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PCOS and its intricate connection with women's oral health

Polycystic Ovary Syndrome is known to trigger chronic low-grade inflammation throughout the body including gums, which can bring about a range of oral health issues

Women with PCOS are at a higher risk of experiencing oral health issues such as gingivitis, periodontitis, dry mouth and oral candidiasis,
Women with PCOS are at a higher risk of experiencing oral health issues such as gingivitis, periodontitis, dry mouth and oral candidiasis, (Pexels/Anna Shvets)

Polycystic Ovary Syndrome (PCOS) and oral health seem like worlds apart, right? One deals with reproductive hormones, and the other with brushing and flossing. But what if there was a hidden connection between these two seemingly disparate issues? While it may seem surprising what is true is that the two are intricately connected. 

Also read: Why you should be serious about getting regular dental check-ups

Emerging research paints a fascinating picture of a two-way street where PCOS can impact oral health and vice versa. Mumbai-based Dr. Karishma Vijan, dental surgeon, author, researcher and philanthropist, explains the surprising link and shares practical tips to maintain optimal oral health and manage PCOS symptoms.

What is the connection?
PCOS is a hormonal imbalance that affects 54% of women of childbearing age. While its primary symptoms involve irregular periods, excess hair growth and weight management struggles, evidence suggests a two-way relationship between PCOS and oral health. Dr. Vijan says, “Recent studies have shown women with PCOS have a 28% higher risk of periodontal disease (inflammation of tooth supporting gums and bone), while women with periodontal disease have a 46% higher risk of developing PCOS. Additionally, some studies have found a higher prevalence of periodontitis in newly diagnosed PCOS patients. Inflammation is a crucial factor for both conditions.”

PCOS’ impact on oral health
PCOS can trigger chronic low-grade inflammation throughout the body, including your gums. This creates a welcome environment for plaque and bacteria, increasing the risk of gingivitis and periodontitis. “Women suffering from PCOS have increased pro-inflammatory cytokine levels and this inflammation affects their oral health,” elaborates Dr. Vijan. PCOS can also disrupt salivary gland function, leading to dry mouth. Saliva is crucial in washing away food debris and preventing bacterial growth. Without its protective flow, your mouth becomes vulnerable to cavities and other oral health problems.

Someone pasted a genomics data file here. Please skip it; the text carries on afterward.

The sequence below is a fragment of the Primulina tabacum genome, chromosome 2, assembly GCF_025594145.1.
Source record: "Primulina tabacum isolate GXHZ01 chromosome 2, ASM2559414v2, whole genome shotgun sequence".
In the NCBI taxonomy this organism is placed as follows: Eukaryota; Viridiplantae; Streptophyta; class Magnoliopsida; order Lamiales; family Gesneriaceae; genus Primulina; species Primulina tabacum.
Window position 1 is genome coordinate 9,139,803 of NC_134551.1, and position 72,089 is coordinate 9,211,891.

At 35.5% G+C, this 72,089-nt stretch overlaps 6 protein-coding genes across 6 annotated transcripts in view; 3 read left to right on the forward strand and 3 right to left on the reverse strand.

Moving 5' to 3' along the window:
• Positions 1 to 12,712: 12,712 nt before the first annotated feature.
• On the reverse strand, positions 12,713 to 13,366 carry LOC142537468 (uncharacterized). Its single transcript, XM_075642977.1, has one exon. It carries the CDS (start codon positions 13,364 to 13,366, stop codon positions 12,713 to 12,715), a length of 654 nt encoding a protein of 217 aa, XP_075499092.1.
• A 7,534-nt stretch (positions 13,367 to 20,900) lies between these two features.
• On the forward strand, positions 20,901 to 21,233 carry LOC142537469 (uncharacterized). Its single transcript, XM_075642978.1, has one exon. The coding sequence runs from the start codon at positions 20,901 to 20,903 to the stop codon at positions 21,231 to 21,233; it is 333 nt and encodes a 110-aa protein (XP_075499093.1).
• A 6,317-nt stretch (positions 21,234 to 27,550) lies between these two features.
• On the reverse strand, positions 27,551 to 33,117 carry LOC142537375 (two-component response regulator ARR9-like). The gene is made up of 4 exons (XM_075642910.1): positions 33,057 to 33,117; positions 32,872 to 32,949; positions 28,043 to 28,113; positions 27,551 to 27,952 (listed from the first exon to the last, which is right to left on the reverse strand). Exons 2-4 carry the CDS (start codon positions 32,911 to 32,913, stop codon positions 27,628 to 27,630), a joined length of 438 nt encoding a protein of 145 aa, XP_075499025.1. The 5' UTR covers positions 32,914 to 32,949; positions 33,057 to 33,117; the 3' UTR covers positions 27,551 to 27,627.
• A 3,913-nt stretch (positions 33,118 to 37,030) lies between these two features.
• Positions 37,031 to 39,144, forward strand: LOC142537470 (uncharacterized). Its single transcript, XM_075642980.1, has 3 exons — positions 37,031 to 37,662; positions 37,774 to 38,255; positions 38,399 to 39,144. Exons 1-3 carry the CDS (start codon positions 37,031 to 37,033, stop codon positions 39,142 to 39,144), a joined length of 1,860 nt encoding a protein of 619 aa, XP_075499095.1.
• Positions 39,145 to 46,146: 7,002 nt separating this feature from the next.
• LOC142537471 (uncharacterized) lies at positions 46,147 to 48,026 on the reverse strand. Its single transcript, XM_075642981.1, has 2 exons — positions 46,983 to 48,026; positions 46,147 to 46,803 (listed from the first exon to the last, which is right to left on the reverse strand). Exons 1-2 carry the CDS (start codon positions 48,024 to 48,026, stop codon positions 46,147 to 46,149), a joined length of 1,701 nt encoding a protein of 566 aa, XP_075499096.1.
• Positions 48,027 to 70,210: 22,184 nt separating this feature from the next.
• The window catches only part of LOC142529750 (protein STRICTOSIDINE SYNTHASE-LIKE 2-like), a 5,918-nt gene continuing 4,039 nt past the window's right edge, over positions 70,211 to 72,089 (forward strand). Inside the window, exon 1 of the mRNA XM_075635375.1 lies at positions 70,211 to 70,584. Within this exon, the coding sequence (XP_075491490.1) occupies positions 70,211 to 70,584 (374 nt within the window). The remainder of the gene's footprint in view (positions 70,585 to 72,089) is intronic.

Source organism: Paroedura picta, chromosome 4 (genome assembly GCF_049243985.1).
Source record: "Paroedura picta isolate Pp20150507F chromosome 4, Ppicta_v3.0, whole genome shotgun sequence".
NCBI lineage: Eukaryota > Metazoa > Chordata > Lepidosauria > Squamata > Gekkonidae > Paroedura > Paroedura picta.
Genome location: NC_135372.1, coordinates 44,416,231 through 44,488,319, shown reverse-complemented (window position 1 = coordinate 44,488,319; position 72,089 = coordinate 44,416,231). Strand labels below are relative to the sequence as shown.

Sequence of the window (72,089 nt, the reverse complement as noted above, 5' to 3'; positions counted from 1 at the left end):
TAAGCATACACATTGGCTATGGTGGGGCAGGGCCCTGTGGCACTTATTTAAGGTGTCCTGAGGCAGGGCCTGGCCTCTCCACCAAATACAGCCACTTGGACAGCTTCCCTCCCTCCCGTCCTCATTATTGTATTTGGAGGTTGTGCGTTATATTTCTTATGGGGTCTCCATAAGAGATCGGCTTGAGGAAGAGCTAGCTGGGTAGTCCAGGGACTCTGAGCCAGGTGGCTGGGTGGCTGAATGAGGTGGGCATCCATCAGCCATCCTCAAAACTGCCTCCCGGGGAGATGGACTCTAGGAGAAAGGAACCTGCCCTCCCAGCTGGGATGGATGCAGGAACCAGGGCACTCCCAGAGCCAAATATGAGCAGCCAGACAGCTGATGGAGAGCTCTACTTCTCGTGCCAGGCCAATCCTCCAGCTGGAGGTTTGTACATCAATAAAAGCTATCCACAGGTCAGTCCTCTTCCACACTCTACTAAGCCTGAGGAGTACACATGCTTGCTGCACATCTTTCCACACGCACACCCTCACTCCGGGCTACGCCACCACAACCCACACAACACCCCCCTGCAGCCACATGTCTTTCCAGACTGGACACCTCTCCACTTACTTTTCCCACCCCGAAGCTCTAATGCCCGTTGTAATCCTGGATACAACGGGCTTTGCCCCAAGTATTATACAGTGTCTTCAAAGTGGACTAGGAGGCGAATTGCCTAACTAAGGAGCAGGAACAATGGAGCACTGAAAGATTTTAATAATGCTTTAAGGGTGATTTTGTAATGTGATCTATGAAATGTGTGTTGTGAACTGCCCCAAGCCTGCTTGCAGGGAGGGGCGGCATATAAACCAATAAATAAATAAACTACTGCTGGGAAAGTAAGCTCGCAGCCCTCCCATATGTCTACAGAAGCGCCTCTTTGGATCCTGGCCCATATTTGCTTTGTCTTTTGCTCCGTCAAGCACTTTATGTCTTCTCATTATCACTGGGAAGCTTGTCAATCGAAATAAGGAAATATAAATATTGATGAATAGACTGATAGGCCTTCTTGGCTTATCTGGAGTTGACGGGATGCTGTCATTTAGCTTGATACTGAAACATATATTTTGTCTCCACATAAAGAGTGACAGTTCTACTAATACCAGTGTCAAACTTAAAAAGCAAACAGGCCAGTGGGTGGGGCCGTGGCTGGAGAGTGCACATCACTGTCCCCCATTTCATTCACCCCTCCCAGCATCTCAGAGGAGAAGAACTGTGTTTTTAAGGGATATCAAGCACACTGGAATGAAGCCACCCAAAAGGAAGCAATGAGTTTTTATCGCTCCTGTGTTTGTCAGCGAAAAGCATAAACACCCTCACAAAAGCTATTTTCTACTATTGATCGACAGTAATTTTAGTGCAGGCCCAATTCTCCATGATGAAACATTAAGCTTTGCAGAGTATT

How oral health impacts PCOS
Oral health isn't just a passive participant in this tango. It can also influence the course of PCOS, taking the lead in its own way. Poor oral health, particularly gum disease, can exacerbate insulin resistance, a major symptom of PCOS. This further worsens other issues like irregular periods and weight management challenges. Additionally, chronic inflammation in the mouth can contribute to systemic inflammation, potentially affecting PCOS management and hindering treatment effectiveness.

Dr. Vijan explains, “Women with PCOS are at a higher risk of experiencing oral health issues such as gingivitis, periodontitis (inflammation of the tooth-supporting bone), dry mouth, oral candidiasis, and gestational diabetes mellitus. This is due to increased androgens, insulin resistance, and inflammation. So it certainly isn’t surprising that inadequate oral care can also have an impact on PCOS and vice versa.” 

Also read: Understanding the causes and cures of PCOS

Tips to maintain optimal oral health and manage PCOS
The fight between PCOS and oral health doesn’t have to be a brutal brawl. You can turn it into a synchronized victory dance for your overall health by working together. Dr. Vijan suggests simple tips you can practice:

- Regularly monitor PCOS and insulin resistance/diabetes.
- Maintain good oral hygiene and attend dental check-ups.
- Consider anti-inflammatory supplements under medical guidance, 
especially omega-3 fatty acids, vitamin D and curcumin, to reduce androgen levels and limit the burden of inflammation-causing periodontal diseases.
- Lifestyle choices significantly affect both PCOS and oral health. As per a study by AIIMS, New Delhi, a healthy lifestyle with regular exercise and a balanced diet is crucial to manage both conditions.
- Look out for dental clinics that offer women wellness programmes that provide holistic solutions with customised coaching to integrate oral and overall health in a manner that not only reduces the side effects of PCOS but also reverses it. 

Besides these, there are a few treatment options available for periodontitis: 
1. Non-surgical deep gum cleaning: It is also commonly known as scaling and root planing. Every tooth is explicitly cleaned in areas below the gums to remove all the bacteria, plaque and tartar, dead tissue, debris and infection from the root.

2. Gum laser therapy: Laser periodontal therapy is a less invasive option for preventing periodontitis. It’s gaining popularity in dental care due to its effectiveness and is a great alternative to traditional surgical methods.

Oral health is not only about flashing your pearly whites; it's about taking control of your overall health. For women with PCOS, the connection between oral health and PCOS management is undeniable. By prioritizing oral hygiene, maintaining a healthy diet, and working closely with your dentist and healthcare provider, you can turn this two-way street into a positive path towards better health and brighter smiles. 

Shweta Dravid is a self confessed explorer who writes on travel, health, wellness, mindfulness and life truths.

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